In this film we catch up with Plymouth taxi-driver Catalin Dobrisan, who left his family in Romania to work as a taxi driver in UK. The plan was that his wife and children should join him as soon as possible, but now his wife, Anna, is delaying the move. Caitlin is discovering that the emotional price of being an economic migrant in the new Europe can be high. Concerned about his marriage, he heads back to his home in Oradea, western Romania. He discovers one reason Anna doesn’t want to come to England yet is that she’s learning to drive. Lessons are cheaper in Romania and she’s keen to be independent when she comes to the UK.
After talking things through at home, Caitlin heads back to Plymouth a happier man, but money is still an issue. He’ll need to work hard to save up enough to pay the rent on a family house in Plymouth. Anna does finally visit him there, but only on a visit: she’s comes to help Catalin plan for the family’s move. They look at properties six times as expensive as those in Romania, but, after six months of living in different countries, their future’s settled, and they agree the sacrifice was worth it.
Each year, about 20,000 people are refused asylum in the UK. Famara Cessay, from the Gambia in West Africa, is one of them. He came to the UK after a military coup and claimed asylum. But his claim was denied and he’s living on borrowed time. He’s not allowed to work and has to survive on weekly welfare vouchers, which he redeems in his local supermarket for basic foodstuffs. He’s provided with a room in a house in Leeds and shares the kitchen with other asylum seekers. A drop-in centre in the city is a lifeline for him and many others in his predicament. Here he gets a cooked meal, and support and advice on whether he can continue to appeal to remain in the UK.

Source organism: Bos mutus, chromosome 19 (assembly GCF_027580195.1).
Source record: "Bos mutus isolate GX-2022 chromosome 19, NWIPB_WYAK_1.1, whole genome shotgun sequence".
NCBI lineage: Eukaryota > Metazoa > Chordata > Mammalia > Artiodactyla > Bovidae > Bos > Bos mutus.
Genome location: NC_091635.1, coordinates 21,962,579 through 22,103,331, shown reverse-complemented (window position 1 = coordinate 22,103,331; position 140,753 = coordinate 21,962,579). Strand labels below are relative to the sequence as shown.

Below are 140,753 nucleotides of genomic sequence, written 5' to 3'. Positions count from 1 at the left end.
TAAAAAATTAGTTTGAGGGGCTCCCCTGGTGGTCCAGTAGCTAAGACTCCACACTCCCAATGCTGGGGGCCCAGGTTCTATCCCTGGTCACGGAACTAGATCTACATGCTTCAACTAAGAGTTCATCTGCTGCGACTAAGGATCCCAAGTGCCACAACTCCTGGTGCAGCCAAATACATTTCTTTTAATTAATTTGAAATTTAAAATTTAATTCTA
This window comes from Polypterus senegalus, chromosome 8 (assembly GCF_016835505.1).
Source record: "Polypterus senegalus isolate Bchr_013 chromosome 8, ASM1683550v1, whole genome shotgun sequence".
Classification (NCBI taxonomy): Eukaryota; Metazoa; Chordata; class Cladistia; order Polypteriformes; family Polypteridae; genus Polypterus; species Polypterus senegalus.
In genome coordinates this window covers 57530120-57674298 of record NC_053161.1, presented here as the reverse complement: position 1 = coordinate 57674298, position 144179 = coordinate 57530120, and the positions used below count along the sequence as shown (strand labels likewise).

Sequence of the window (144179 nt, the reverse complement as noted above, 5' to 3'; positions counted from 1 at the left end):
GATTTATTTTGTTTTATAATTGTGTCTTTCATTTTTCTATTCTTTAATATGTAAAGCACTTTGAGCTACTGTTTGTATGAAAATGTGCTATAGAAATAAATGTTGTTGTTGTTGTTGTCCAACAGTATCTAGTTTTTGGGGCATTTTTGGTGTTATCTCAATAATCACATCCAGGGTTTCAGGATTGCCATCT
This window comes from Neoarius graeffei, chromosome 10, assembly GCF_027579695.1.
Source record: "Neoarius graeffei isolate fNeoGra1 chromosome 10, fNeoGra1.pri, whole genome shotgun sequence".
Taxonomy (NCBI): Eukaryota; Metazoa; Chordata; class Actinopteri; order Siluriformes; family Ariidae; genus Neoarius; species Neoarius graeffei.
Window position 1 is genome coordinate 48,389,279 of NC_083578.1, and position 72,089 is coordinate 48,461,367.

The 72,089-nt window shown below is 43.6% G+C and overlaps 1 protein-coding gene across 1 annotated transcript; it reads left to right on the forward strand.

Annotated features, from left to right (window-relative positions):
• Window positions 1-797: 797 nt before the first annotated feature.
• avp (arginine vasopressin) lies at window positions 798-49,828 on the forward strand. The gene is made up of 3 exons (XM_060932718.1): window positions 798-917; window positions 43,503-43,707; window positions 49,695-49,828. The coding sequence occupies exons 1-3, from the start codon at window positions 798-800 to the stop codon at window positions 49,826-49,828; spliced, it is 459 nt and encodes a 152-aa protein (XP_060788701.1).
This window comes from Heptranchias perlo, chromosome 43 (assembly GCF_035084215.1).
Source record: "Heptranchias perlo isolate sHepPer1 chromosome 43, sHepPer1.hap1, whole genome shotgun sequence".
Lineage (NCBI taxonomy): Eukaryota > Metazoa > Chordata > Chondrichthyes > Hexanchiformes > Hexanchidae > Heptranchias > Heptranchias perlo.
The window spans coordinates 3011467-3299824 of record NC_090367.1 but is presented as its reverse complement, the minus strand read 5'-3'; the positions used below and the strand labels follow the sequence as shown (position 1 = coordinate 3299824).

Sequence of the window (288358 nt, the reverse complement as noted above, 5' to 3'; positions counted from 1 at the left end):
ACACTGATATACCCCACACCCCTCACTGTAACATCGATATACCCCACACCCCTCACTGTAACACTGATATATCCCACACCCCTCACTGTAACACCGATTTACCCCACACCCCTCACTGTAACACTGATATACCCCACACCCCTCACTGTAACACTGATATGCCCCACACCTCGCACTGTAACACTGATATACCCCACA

Famara’s plans get a major setback. He’s received a letter threatening to stop his housing and food vouchers, so he’s had no choice but to apply for voluntary return – a scheme which would give him financial help to go back to the Gambia.
Unlike Famara, Mohamed Elshafie is allowed to work. He’s a junior doctor at a hospital in Boston, Lincolnshire. He came from Sudan four years ago to complete his medical training, and his work permit allows him to have a job as a junior doctor. Mo might only be here temporarily but he carries enormous responsibility, having to break bad news to patients, and covering the night shift in a busy surgical ward. However, if his career is to progress he needs to change his status to that of ‘highly skilled migrant’ so he can start applying for more senior jobs in his chosen specialisation of surgery. But Mohamed's life in Britain is to prove no smoother than Famara's...
First broadcast: Monday 14 Apr 2008 on BBC ONE